|Life After Life
"A fug of tobacco smoke and damp clammy air hit her as she entered the cafe."
On a cold and snowy night in 1910, Ursula Todd is born, the third child of a wealthy English banker and his wife. Sadly, she dies before she can draw her first breath. On that same cold and snowy night, Ursula Todd is born, lets out a lusty wail, and embarks upon a life that will be, to say the least, unusual. For as she grows, she also dies, repeatedly, in any number of ways. Clearly history (and Kate Atkinson) have plans for her: In Ursula rests nothing less than the fate of civilization.
Wildly inventive, darkly comic, startlingly poignant — this is Kate Atkinson at her absolute best, playing with time and history, telling a story that is breathtaking for both its audacity and its endless satisfactions.
I have been waiting to read this book ever since Arianna wrote a glowing review of it (check it out). I'm glad she convinced me to read the book, because I really enjoyed it. I thought the idea of reading someone living life over and over again would get annoying, but the Author makes very good use with repeating subjects (hardly at all) and jumping through time (skipping long bits to catch us up). I really appreciated the timeline of the story and the delicacy in which she traveled on it. Ursula, the main character, is the one who ends up living her life over multiple times... giving her the chance to set things right and change her future/history. In the beginning life, she is strangled by her umbilical cord, making her first life very short and tragic. Whenever Ursula dies, the "black bat of darkness" comes and then snow falls (Arianna points out the symbolism of that in her review).
The remarkable thing surrounding each life, is that she gets to change her situation (sometimes for the better, sometimes for the worse). I loved the anticipation of the "do-over" that you started to realize was coming. My one gripe revolves around this as well though, I kept reading a little too quickly... anxious to get to the next part. This might be my own problem though, I get overly curious and anxious sometimes and this can be detrimental when reading a book that needs you to stay in the "here and now" without looking to what might be ahead. I don't think this is a universal problem and it probably didn't have the same effect on others reading this book. When something went "wrong" in her current life, I was just focused on what she would do to fix it in the "next" life. Smartly, the Author doesn't make Ursula's memory of her past lives clear cut. Each time she comes across an event that was troublesome in her past life, she has a feeling (almost like a dream) that something should be done about it but she doesn't really know why. The vague cloud of memory is a nice touch and might have been my favorite small detail to the crazy idea behind reincarnation (if you'd call it that).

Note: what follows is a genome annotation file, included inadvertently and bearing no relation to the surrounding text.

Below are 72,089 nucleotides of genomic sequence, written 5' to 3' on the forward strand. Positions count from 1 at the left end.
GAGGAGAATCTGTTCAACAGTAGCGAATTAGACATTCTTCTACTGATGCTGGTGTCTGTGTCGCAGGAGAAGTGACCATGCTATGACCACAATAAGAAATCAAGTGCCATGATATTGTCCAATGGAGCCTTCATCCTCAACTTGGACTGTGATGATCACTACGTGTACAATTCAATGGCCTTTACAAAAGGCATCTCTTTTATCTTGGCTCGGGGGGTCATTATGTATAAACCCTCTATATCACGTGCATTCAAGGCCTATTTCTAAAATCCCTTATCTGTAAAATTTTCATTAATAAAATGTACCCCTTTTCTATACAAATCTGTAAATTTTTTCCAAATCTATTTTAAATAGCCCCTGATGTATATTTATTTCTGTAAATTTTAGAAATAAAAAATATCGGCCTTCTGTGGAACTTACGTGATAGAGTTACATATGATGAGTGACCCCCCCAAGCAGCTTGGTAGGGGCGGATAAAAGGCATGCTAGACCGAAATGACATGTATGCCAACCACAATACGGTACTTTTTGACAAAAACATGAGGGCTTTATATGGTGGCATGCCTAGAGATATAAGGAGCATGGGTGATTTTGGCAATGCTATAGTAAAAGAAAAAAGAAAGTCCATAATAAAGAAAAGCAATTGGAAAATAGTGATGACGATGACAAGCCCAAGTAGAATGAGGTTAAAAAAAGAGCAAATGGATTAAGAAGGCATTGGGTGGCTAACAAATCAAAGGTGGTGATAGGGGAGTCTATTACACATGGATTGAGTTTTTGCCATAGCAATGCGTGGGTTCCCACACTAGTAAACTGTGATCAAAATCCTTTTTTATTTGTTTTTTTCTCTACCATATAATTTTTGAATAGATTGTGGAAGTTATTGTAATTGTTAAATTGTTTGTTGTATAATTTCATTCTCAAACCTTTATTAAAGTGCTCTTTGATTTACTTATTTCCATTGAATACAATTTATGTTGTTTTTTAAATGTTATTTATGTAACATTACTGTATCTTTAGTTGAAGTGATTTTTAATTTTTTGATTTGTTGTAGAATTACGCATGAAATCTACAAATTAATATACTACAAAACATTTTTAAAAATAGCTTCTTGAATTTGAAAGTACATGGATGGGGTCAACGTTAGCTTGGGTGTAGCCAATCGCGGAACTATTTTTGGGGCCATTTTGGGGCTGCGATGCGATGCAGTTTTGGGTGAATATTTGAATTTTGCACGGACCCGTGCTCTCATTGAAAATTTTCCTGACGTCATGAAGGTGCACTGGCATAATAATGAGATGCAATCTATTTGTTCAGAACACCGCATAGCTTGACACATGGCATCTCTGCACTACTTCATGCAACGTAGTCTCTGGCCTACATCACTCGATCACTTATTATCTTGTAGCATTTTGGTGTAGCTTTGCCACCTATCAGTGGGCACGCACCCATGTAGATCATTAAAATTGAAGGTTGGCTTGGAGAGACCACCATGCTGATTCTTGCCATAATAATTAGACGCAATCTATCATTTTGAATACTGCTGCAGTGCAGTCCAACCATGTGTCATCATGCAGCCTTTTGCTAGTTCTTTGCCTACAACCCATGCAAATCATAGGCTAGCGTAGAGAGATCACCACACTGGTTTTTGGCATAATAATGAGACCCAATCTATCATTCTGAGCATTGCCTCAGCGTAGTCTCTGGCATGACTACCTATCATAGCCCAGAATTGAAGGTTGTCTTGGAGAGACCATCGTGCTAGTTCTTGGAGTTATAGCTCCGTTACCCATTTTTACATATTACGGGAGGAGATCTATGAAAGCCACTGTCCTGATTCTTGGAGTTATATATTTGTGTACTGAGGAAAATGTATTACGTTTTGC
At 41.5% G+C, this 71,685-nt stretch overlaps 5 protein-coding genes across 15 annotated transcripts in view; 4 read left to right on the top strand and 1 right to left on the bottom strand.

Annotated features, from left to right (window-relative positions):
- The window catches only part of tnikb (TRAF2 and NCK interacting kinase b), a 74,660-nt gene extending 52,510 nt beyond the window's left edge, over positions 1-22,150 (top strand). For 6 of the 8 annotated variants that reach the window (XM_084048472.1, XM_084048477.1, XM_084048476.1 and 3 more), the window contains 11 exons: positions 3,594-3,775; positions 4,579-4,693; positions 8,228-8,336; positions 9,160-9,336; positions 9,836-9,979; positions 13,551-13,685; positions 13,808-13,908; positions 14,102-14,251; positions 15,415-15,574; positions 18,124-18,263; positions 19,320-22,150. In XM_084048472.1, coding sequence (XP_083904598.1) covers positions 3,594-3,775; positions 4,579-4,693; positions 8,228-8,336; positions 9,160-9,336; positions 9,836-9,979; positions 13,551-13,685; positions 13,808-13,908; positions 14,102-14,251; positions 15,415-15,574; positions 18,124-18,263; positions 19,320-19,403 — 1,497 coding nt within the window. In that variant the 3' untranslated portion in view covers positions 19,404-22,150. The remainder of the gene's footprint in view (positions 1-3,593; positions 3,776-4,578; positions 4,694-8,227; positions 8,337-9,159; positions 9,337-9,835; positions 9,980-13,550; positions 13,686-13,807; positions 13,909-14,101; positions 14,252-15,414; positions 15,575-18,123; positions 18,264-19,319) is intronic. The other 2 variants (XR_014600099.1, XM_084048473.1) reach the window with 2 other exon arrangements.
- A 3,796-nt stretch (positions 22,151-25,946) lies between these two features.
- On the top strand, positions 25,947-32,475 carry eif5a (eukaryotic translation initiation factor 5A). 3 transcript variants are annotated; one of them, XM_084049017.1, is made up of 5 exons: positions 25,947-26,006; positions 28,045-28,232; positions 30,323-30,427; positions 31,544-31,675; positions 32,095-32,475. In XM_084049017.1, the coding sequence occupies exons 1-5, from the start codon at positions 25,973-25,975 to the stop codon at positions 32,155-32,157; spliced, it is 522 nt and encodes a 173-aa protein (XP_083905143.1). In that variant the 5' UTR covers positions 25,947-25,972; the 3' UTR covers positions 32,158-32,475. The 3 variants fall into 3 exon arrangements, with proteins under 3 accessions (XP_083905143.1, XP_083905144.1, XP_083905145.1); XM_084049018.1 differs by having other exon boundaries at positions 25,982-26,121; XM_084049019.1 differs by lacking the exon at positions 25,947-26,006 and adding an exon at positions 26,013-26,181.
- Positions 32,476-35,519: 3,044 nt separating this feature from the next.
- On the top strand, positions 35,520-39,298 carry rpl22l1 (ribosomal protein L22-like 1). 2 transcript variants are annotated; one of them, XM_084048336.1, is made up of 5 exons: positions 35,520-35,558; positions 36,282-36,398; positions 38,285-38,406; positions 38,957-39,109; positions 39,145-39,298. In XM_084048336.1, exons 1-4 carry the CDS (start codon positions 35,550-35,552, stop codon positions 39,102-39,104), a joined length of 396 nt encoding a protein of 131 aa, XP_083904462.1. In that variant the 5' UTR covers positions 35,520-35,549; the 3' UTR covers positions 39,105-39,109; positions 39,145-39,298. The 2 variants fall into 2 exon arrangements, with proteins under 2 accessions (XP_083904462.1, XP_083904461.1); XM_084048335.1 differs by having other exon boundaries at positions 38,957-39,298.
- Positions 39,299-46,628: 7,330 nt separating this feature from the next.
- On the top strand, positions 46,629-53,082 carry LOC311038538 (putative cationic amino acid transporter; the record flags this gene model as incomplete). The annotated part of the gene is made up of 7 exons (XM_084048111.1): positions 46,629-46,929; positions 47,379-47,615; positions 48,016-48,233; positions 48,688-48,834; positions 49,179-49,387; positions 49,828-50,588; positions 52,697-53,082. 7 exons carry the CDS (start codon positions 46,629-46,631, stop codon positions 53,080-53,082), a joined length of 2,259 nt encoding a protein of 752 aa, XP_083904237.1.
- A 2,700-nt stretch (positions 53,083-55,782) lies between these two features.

I loved the way the story progressed (even if it had me wanting to jump ahead), each life was unique and Ursula had fantastically unusual experiences in all of them. One of my favorite moments was when she rescues (more than once) a dog she dubs "lucky" from a building about to come down. I almost wished there would be more to the dog and the connection they might have shared. Alas, he plays a very small part but still won my heart over. I also liked how in each different life, she seemed to have different connections with her siblings, the situations changing the closeness she felt with different ones. In one life, she was best friends with her sister, Pamela (told her absolutely everything), while in another life... her younger brother was the one she constantly turned to. I found that fascinating, the turns and bends through life becoming waves that change small things but effect the larger picture (such as sibling relationships).
To sum up my thoughts on this book, I loved reading it. Atkinson has a beautiful way with words and she thinks outside of the box (a value I absolutely love). I wish I could have slowed things down a bit, my anticipation got to me and I found myself on edge too many times. Again, this is my own silly personality and I shouldn't fault the book for this. I would highly recommend this to anyone who likes to read thoughtful literary novels with beautiful writing.